Mystery seeds shipped across country

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Several Virginia residents have informed the department that they have received packages in the mail containing seeds that appear to have come from China. In an email, the department states that the type of seeds in the packages are unknown and “may be invasive plant species.” (photos provided by the VDACS)

CENTRAL ILLINOIS (WCIA) — Officials are investigating mystery seeds that are being shipped out in at least eight states so far, including Illinois.

USDA officials are working with Customs and Border Protections as well as state agencies to determine the reason. The seeds are believed to be from China.

Courtesy: Washington State Department of Agriculture

Grand Prairie Friends‘ executive director Sarah Livesay says it’s important to prevent invasive species from taking root in Illinois.

“When these invasive species come in, we don’t really have an idea of what they’re capable of doing,” Livesay says. “But for decades now, we’ve been trying to manage because they seed often and early. They out-compete our native plants because they don’t have predators here and they don’t have disease.”

In a statement, the Illinois Department of Agriculture is warning people not to open the package, plant the seeds or throw them out, because they can still spread from a landfill.

“We are currently working with USDA’s Animal and Plant Health Inspection Service (APHIS) to address reports of unsolicited shipments of seeds from foreign countries. Anyone who receives unordered seeds in the mail should contact the Illinois Department of Agriculture by emailing the following information to First and Last Name, Phone Number and the number of packages received. Do not open the package, plant the seeds, or throw them out. Please keep all seeds unopened and with their original packaging and labels, including mailing labels, until further instruction is provided.”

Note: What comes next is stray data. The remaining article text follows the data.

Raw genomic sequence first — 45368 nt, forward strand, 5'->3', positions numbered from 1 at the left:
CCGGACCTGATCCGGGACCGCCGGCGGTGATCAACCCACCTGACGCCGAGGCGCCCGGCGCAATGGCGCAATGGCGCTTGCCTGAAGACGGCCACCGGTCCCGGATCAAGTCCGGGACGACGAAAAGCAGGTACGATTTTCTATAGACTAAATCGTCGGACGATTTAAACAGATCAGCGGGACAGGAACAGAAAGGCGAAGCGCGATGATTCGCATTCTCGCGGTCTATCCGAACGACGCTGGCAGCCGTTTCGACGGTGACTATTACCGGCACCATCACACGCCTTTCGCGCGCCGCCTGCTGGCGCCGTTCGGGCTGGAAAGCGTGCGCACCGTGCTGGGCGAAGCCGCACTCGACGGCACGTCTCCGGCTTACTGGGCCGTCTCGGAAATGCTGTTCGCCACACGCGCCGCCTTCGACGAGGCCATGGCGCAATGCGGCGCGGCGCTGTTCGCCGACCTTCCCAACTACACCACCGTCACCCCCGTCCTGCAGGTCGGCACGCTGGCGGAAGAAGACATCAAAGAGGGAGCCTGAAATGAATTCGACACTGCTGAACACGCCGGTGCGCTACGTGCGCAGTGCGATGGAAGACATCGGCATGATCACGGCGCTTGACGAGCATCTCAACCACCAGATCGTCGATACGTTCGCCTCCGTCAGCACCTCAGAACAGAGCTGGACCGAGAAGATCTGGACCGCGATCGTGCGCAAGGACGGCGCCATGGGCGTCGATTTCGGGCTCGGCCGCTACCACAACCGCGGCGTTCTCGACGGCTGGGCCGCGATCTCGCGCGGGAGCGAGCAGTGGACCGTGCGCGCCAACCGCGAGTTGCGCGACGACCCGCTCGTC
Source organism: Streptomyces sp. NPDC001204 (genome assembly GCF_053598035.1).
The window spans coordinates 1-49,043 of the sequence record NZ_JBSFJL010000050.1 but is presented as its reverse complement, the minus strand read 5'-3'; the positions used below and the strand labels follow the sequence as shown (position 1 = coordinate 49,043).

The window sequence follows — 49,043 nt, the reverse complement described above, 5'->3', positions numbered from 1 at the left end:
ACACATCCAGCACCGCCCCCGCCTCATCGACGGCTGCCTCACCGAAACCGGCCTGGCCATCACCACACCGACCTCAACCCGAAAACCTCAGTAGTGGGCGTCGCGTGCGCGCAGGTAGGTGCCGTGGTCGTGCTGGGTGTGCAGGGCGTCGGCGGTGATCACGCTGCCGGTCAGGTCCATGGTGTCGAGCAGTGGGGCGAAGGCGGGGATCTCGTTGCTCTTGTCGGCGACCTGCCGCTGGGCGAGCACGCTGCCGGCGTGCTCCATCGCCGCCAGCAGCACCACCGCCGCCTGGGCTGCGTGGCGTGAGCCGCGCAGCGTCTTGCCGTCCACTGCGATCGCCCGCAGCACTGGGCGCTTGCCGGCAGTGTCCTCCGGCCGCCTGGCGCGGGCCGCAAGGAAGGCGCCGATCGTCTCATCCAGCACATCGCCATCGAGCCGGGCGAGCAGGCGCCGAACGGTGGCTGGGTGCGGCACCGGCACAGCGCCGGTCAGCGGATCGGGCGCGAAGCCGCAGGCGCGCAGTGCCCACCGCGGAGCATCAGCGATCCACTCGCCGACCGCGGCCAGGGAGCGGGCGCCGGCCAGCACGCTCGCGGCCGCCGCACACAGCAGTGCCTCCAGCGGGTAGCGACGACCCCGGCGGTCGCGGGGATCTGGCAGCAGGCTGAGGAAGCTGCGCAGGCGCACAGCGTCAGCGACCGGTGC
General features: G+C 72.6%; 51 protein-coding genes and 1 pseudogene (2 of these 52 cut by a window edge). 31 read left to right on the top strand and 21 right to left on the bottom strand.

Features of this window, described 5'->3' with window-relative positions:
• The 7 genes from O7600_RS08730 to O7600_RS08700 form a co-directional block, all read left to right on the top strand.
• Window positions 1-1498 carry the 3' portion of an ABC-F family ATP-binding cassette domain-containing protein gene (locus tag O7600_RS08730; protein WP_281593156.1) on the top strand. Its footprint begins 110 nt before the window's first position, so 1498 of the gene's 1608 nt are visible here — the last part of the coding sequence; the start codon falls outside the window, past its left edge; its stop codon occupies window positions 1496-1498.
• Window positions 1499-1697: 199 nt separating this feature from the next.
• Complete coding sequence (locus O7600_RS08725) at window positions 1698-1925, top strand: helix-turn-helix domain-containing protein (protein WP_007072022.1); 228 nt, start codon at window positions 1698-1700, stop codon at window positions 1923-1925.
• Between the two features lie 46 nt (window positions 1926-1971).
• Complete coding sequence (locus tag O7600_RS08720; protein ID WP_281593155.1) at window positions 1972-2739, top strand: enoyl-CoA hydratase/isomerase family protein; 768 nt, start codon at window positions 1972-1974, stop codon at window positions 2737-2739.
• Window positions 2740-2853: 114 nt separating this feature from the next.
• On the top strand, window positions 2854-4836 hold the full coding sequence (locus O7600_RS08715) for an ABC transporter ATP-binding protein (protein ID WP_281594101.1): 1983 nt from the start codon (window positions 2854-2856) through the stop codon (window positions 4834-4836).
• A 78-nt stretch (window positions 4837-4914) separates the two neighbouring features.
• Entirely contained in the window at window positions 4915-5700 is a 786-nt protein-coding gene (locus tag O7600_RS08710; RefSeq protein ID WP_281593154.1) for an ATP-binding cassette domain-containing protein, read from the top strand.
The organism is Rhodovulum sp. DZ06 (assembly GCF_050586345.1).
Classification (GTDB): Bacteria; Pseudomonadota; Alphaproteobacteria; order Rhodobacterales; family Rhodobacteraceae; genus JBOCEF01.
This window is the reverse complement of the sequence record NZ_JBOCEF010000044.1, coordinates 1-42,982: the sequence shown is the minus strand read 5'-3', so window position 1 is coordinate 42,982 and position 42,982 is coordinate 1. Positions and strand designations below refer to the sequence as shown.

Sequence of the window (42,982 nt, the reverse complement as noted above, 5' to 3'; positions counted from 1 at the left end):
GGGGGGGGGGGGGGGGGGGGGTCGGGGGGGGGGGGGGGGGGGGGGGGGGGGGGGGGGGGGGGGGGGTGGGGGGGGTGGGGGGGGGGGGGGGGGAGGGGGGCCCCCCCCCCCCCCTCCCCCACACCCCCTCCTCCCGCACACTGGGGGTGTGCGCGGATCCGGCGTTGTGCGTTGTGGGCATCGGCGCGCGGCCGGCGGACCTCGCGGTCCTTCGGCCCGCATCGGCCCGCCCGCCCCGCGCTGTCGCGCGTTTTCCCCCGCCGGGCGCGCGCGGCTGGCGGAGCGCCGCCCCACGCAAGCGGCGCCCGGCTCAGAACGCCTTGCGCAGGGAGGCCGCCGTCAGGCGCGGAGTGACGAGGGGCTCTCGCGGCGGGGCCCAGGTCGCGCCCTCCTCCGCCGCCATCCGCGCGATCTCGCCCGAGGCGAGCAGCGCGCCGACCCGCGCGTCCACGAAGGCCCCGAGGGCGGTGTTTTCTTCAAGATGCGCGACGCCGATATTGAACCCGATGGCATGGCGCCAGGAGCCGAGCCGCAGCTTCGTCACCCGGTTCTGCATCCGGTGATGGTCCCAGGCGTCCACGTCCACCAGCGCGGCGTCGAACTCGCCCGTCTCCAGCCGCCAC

Roughly 100 people have reported receiving those packages in Illinois so far.

Without predators of their own around here, those plans have the ability to crowd out the natives.

“The problem there is that all of our insects and animal populations need those native plants,” Livesay says. “That’s their home, that’s what they feed from, our pollinators – our bees and butterflies – they need our native plants that they are adapted to here to live and feed on.”

The Headwaters Invasive Plant Partnership says you can help stop the spread of other invasive plants in Illinois as well by taking the following steps:

  • Banning invasives from your yard
  • Volunteering with local organizations to clean up nearby natural areas. NOTE: Grand Prairie Friends is hosting Small Group Stewardship Saturday on August 1 at Warbler Ridge Conservation Area in Charleston.
  • Cleaning your shoes and removing seeds stuck in the soles between hikes.

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